China-based suppliers of chemical precursor – ingredients used to produce synthetic opioid fentanyl – raked in more than $27 million in crypto payments, according to a research report by Elliptic. Exporting fentanyl precursors and cryptocurrency are banned in mainland China.
Crypto payments to Fentanyl Ingredient Suppliers Up 450% Year-over-Year
Research by blockchain analysis provider Elliptic found that firms based in China received more than $27 million in crypto payments, primarily Bitcoin, for supplying chemical ingredients used to produce fentanyl.
According to the report, Elliptic’s team of researchers received offers from over 90 Chinese companies to supply precursors – essential chemical ingredients used in the production of fentanyl. 90% of those firms offered crypto as one of the primary payment methods, with Bitcoin being the most popular cryptocurrency, followed by Tether’s stablecoin USDT.
The report also states that the number of crypto payments to precursor suppliers surged 450% year-over-year. The $27 million that suppliers received is enough to purchase enough precursor to manufacture fentanyl pills with a street value of around $54 billion, Elliptic says.
Fentanyl is a powerful synthetic opioid similar to morphine but is fifty to a hundred times more potent, according to National Institute on Drug Abuse (NIDA). Fentanyl overdoses are currently the leading cause of death for those aged between 18 and 45 in the US.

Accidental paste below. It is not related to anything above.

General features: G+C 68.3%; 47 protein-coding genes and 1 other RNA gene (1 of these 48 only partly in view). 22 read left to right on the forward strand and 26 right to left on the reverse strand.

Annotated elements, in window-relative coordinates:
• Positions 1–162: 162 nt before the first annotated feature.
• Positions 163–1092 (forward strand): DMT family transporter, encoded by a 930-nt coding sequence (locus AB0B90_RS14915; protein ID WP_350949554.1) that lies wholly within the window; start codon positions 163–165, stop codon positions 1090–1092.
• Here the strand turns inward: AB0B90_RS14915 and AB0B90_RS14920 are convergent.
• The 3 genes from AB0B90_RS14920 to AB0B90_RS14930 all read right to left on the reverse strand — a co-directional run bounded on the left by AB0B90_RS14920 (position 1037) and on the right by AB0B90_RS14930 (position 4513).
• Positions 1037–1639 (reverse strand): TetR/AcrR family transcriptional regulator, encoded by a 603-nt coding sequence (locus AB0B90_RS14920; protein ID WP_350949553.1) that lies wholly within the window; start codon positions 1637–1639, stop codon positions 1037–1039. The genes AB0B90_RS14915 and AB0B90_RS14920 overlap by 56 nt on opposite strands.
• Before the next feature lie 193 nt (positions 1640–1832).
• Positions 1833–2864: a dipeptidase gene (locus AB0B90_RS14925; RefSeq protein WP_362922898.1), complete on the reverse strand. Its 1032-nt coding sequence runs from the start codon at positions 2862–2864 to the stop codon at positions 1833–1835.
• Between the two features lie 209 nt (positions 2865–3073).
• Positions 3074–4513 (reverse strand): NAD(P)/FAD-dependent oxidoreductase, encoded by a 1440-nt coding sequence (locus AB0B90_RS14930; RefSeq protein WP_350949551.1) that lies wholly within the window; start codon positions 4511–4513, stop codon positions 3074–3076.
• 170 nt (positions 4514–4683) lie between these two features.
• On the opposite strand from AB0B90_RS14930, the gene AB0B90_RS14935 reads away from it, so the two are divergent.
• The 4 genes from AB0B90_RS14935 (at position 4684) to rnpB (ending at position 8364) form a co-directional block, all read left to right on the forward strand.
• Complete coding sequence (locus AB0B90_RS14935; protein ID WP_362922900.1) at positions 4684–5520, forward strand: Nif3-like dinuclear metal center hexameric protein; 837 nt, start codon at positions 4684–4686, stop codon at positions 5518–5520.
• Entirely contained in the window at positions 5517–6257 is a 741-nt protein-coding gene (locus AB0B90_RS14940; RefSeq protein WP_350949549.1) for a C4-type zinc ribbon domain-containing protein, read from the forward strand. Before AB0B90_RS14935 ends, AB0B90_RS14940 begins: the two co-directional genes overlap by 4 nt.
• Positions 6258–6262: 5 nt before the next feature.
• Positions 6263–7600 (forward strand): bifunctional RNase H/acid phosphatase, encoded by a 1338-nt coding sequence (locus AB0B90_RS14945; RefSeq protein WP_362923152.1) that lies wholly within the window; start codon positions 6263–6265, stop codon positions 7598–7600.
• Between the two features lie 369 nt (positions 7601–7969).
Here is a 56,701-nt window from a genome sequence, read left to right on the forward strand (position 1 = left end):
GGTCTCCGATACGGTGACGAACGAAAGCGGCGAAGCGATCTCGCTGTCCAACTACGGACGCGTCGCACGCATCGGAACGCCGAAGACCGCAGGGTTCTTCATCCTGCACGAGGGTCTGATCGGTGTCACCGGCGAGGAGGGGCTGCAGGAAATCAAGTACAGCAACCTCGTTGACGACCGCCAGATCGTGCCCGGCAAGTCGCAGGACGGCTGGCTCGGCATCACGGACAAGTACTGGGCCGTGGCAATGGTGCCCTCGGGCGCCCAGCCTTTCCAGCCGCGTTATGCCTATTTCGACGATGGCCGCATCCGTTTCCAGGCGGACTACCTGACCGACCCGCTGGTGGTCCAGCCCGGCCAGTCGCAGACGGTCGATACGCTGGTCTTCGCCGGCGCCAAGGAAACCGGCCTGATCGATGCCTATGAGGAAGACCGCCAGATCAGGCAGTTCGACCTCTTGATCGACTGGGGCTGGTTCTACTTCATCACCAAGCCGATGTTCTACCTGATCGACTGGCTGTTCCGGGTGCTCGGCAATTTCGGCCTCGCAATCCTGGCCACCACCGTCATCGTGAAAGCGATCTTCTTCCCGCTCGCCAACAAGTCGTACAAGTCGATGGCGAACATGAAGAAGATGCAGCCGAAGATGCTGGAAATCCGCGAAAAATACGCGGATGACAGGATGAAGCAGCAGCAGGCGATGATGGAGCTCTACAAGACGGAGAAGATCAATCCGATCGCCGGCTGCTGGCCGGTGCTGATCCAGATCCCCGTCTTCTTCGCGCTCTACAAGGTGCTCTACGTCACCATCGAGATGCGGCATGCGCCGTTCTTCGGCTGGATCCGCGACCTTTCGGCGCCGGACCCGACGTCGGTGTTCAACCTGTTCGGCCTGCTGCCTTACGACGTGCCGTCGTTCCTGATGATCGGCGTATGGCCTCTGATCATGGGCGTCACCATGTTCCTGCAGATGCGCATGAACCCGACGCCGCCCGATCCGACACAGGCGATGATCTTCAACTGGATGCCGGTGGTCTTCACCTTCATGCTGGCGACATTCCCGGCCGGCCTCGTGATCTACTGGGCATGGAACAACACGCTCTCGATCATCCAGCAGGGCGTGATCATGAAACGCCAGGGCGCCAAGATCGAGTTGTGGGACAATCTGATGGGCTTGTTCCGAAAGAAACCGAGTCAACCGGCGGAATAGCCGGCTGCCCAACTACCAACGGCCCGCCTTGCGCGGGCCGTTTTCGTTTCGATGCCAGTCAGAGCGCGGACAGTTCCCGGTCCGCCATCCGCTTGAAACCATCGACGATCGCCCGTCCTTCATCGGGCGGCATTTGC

Mexico Drug Cartels Replaced China as Top Illicit Fentanyl Exporter
Thanks to its strong potency, and the fact that it is significantly cheaper to produce than heroin, fentanyl has become one of the biggest sources of profits for international drug cartels. For several years, China was the world’s largest exporter of illicit fentanyl; however, in 2019, Beijing banned its exports following intense diplomatic pressure from the US government.
But that did not stop the unprecedented illicit fentanyl imports into the US. Fentanyl imports into the US soared as Mexican cartels started to produce the drug using precursors imported from China.
Elliptic researchers shared their experience with the Chinese precursor suppliers, who reportedly showed no concerns about how precursors would be used following the sale. Moreover, some suppliers noted how the chemicals were their best-selling product, while others even disclosed that they sold it to Mexico-based customers. Elliptic asked the suppliers whether buyers from Mexico used crypto to pay for the product, with one of them responding: “They always use USDT or Bitcoin to pay. It is no problem.”
Crypto has become an increasingly popular payment method for those engaging in illicit activities in recent years. Earlier this month, a White House report revealed that around 50% of North Korea’s missile and nuclear programs are funded by stolen crypto funds. The East Asian country is responsible for some of the biggest crypto hacks, stealing around $1 billion in cryptocurrencies in 2022.
This article originally appeared on The Tokenist
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